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Wednesday, February 01, 2006
SuperBowl Players Stuck Up in Michigan For $200K

The state of Michigan and city of Detroit, both of whom are in desperate need for revenue, are taxing the participants in this Sunday's SuperBowl. Because they work in the state on that day, the players have sufficient contact with the state and are thus subject to income taxes. Additionally, they increase the rate for nonresident athletes, the "jock tax".

They are neither the first nor the only. The word is, California first imposed this type of tax in the early 90s, targeting the Chicago Bulls. Illinois reciprocated in an attempt not to raise revenue but to "protect our athletes". Of the 24 states that have major professional league sports teams, 20 of them impose an extra tax on athletes, with rates almost as high as 10%. Michigan's rate is actually among the lowest. Washington state does not have an income tax and no jock tax. But that may change according to a Washingtonian legislator.

According to the Tax Foundation, "The principles of sound tax policy dictate that taxes be neutral, fair and levied on the broadest base possible. A tax, such as the jock tax, that is levied on just one group of people violates all these tenets. " Also, in some states the statutory language permits the extension of this tax to others for whom it was arguably not intended: the low- to mid- salaried cameraman, etc. It is even being extended into other professions, such as (gasp!) nonresident lawyering.If they come after the lawyers, we'll finally see how these taxes stand up against the Privilegs and Immunities Clause. (I have no idea whether this challenge has already been undertaken.)

According to FreedomWorks, here are some other "ridiculous" taxes:

10. The Amusement Tax (Most States)
9. Fountain Soda Drink Tax (Illinois)
8. Fur Tax (Minnesota)
7. Take-Out Tax (Chicago, Washington, D.C.)
6. Blueberry Tax (Maine)
5. Playing Card Tax (Alabama)
4. Sparkler and Novelties Tax (West Virginia)
3. Jock Tax (Many States)
2. Facial Hair Tax (Massachusetts)
1. Illegal Drug Tax (Alabama, North Carolina, Nevada)

Andre Smith
(Much info for this post was gathered at the Tax Professor Blog,


This may or may not be relevant, but NFL players do not earn a salary for the SB. Their salary (generally) is paid out in 17 equal weekly installments over the course of the regular season. Playoff money is a set amount that depends on the game played, and for the SB, whether you win or lose. This is treated as a benefit under the CBA.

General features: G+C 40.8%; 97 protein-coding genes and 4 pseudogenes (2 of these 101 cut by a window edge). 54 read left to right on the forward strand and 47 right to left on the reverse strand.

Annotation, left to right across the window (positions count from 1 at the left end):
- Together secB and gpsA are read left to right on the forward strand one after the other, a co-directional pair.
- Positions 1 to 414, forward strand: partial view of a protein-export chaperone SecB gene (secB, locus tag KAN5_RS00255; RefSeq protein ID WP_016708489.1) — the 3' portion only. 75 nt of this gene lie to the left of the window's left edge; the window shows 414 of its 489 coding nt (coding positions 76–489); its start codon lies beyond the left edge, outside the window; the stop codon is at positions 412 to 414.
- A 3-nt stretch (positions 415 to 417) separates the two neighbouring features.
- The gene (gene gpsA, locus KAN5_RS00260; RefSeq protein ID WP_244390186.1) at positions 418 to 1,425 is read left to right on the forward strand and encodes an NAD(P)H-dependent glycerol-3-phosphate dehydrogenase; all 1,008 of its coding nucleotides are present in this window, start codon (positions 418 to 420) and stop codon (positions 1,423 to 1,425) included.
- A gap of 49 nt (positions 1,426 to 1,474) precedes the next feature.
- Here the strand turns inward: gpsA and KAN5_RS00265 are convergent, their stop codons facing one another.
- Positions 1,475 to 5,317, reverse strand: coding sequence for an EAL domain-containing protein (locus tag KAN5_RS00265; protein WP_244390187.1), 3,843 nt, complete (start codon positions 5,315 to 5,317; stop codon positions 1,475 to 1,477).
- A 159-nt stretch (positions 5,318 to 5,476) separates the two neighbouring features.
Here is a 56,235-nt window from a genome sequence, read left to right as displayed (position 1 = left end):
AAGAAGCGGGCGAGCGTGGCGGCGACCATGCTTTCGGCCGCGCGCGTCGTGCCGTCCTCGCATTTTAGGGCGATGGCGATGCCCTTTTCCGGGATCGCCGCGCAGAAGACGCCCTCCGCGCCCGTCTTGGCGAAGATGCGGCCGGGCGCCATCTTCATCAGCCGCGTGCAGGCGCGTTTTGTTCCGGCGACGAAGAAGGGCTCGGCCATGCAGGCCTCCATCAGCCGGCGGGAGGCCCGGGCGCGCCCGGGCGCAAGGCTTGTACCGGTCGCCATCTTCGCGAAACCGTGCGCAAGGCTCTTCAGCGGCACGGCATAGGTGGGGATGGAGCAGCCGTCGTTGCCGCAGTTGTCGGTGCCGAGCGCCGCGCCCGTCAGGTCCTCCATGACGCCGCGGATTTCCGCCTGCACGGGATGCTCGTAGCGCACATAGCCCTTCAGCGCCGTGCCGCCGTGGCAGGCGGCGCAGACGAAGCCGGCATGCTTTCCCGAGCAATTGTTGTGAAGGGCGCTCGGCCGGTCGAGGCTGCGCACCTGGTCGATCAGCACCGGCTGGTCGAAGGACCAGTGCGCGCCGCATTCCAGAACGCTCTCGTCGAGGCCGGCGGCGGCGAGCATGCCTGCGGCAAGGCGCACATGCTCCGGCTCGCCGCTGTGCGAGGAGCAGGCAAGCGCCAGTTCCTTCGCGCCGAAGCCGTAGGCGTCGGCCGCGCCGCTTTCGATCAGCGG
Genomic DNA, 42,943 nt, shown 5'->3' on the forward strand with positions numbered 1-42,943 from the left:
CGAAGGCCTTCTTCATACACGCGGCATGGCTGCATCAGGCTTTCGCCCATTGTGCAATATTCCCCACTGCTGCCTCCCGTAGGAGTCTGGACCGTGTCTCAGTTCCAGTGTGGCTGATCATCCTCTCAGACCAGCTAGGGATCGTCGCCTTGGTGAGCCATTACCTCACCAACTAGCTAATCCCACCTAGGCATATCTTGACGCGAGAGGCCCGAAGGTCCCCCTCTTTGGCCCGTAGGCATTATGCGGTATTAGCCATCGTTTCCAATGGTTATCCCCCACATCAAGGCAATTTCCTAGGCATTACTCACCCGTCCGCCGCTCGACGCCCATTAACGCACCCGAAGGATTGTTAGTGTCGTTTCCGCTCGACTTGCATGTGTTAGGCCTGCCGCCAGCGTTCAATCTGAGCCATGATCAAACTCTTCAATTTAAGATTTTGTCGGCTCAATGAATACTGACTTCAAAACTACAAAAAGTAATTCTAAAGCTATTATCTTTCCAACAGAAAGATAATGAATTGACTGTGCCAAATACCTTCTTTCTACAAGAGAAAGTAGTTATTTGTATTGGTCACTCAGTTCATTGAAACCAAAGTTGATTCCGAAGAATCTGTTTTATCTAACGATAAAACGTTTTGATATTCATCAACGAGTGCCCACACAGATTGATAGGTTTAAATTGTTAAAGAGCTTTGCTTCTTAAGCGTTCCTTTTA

Anonymous Anonymous -- 2/02/2006 10:21 AM  

You are correct about the salary. But for tax purposes (federal, state and local) it doesn't matter how compensation is characterized, it is income nonetheless--even if it is not paid in case, even if it is for you but you have them give it to a charity. All "accessions to wealth" in any form are subject to tax.

Anonymous Andre Smith -- 2/02/2006 11:37 AM  

The illegal drug tax? Please explain. So, Pablo Escobar has to charge an extra $1,000 for a kilogram of cocaine in those states? Hmmm.

Anonymous Que891 -- 2/02/2006 11:52 AM  

Believe it or not, yes. The U.S. and its states have the authority to lay excise taxes on the privilege of transferring goods (even illegal ones) and income tax on the receipt of income even if it is illegal. Al Capone went down on tax charges. Frequently, when the government doesn't have enough proof to charge someone with a crime (securities fraud, drug dealing, whatever), they will charge them criminally with tax evasion and also recover illgotten gains through the civil tax suit, where the government will seek the tax, interest, negligence penalties, failure to file penalties, substantial understatement penalties, and civil fraud in addition to the criminal fraud).

Anonymous Andre Smith -- 2/02/2006 12:50 PM  

This is one of my biggest problems with tax law (from a legal perspective, not a social one). In essence, you can be double punished for illegal activities -- for both the underlying activity and for failing to report the income. But reporting the income is not a violation of the Fifth Amendment self-incrimination clause. I am not in favor of making it easier for criminals to hide illicit income, but it seems like there is a disconnect here under current legal principles.

Anonymous Greg Skidmore -- 2/02/2006 4:15 PM  

What about this for a federal law to fix the "jock tax": The only state or territory which can collect tax on pro athletes' salaries, benefits, etc., is the one where the athlete plays his or her home games. That solves the problem of a neutral state (Michigan in this case) trying to extract taxes from two teams from out of state (PA and WA) or, say, CA from getting taxes from a team in, say CO. It would also solve the
potential problem of filing and paying taxes in a dozen or more states every year.
(I realize this may have problems--constitutional, what about teams who play home games outside the U.S., what about states w/no income tax [WA in the example above], or multiple sites [i.e. New Orleans/Oklahoma City Hornets, New Orleans/San Antonio Saints, etc.]. Suggestions welcome!)

Anonymous Melvin H. -- 2/04/2006 6:01 AM  

Thx for the info.

Steve @

Anonymous home income -- 2/25/2006 11:30 AM  

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